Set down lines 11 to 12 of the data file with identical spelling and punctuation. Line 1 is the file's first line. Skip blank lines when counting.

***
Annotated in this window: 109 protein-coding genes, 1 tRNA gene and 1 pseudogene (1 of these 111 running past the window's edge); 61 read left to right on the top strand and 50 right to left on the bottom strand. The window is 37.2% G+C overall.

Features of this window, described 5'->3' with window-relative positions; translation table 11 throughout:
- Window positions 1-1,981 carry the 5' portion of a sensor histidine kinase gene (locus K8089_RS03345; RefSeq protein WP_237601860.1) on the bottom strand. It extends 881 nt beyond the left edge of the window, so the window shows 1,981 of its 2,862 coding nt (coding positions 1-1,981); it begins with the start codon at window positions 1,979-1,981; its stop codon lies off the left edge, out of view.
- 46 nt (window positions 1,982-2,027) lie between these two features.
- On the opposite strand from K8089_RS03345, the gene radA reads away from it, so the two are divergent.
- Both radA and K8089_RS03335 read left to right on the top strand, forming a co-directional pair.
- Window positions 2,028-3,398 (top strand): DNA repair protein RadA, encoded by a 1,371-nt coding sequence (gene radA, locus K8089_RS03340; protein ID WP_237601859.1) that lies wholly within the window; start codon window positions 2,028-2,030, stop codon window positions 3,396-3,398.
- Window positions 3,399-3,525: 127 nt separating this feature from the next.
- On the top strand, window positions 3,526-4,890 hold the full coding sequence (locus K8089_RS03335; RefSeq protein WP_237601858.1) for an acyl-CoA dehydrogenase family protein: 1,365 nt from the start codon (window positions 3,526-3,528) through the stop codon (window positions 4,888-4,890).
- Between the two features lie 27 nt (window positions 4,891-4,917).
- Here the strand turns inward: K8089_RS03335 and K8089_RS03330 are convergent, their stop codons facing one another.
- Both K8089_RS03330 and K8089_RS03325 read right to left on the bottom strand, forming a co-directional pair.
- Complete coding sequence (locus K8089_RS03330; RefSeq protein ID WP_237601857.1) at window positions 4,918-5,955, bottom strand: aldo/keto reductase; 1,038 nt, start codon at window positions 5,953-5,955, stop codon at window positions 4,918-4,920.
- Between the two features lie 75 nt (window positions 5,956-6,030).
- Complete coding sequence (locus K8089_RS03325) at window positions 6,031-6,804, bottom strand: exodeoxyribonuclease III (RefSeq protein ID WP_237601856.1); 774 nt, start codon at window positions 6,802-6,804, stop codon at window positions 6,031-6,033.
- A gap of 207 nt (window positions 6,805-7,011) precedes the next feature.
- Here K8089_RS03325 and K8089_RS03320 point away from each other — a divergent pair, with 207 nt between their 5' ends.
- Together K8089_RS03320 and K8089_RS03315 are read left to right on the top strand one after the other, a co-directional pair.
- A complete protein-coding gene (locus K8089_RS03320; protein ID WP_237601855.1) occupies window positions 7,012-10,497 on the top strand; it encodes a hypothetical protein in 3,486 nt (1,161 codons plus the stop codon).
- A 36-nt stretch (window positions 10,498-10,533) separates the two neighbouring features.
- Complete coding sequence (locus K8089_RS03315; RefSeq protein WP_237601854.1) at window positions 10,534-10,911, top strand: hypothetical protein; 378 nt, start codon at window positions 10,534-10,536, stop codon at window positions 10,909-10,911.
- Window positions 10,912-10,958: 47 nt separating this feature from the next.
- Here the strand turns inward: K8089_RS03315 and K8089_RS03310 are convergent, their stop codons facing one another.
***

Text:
- Here the strand turns inward: K8089_RS03335 and K8089_RS03330 are convergent, their stop codons facing one another.
- Both K8089_RS03330 and K8089_RS03325 read right to left on the bottom strand, forming a co-directional pair.